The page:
Malawi accumulates K100 billion debt in 12 months

Malawi which is currently mauling over how to close financing gaps in the 2014/2015 national budget due to aid freeze, is again faced with another challenge of dealing with the ever soaring debt stocks now standing at K320 billion.

The current debt stock means that the country has accumulated more than K100 billion debt just within twelve months, according to Secretary to the Treasury Newby Kumwembe.

Gondwe: Malawi government is wallowing in debt.
Gondwe: Malawi government is wallowing in debt.

“In June, 2013, the country’s debt stock was at K227 billion but as of June 2014, the debt stock is K320 billion,” said Kumwembe in an interview.

Kumwembe described this as a ‘sad’ fact that unfortunately cannot be changed.

“That’s a fact and we cannot change the figures,” he added.

The country’s Minister of Finance, Economic Planning and Development Goodall Gondwe recently disclosed that government is having trouble coming up with workable 2014/2015 national budget figures following the suspension of aid by some of the country’s partners.

He also said that the development means that the country is likely to face a huge fiscal deficit in the year.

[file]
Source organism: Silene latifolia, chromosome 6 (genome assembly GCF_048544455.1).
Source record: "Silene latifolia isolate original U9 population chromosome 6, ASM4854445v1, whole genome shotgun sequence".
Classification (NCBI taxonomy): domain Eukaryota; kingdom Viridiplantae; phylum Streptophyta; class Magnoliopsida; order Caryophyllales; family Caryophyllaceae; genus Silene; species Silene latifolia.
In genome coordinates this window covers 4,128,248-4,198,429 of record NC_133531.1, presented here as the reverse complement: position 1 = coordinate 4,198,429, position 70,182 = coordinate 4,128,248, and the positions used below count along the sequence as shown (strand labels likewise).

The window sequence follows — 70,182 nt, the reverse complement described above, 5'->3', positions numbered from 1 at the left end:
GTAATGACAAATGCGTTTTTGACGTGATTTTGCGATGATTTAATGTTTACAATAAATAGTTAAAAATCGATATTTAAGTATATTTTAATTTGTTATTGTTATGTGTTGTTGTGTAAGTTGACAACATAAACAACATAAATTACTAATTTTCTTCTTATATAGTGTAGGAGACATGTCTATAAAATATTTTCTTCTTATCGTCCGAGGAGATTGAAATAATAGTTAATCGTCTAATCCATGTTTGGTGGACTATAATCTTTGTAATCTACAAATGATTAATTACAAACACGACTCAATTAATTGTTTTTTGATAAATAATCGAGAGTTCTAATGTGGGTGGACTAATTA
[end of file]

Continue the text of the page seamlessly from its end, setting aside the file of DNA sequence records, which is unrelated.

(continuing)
Malawi national budget this year is expected to rise to K743 billion (US$1 790 361 446), a 16 percent jump compared to the previous K640 billion (US$1 542 168 675).

To add salt to the country’s economic wounds the Global Fund to fight Aids, Tuberculosis and Malaria recently wrote the administration demanding it to pay back US$937,905 (almost K394 million).

The money is an outstanding installment of US43,994,764 (almost K1.8 billion) which an audit carried out by the Office of the Inspector General (OIG) of the Global Found discovered in 2010 to have been abused out of the funds disbursed for rounds 1, 2, 5, 7 of the fund’s assistance covering a seven-year period.

To close the budgetary gaps, Malawi Government announced that it would look towards punitive tax measures, an announcement that has already raised an outcry among commentators and the country’s citizens.

One of the likely sectors to be affected by the budgetary constraints is health which is already faced with a myriad of problems including some hospitals suspending some of their services. In a bid to at least bail out the health sector Gondwe had a rude awakening when the donors turned back his begging bowl for K200 billion support towards the sector.

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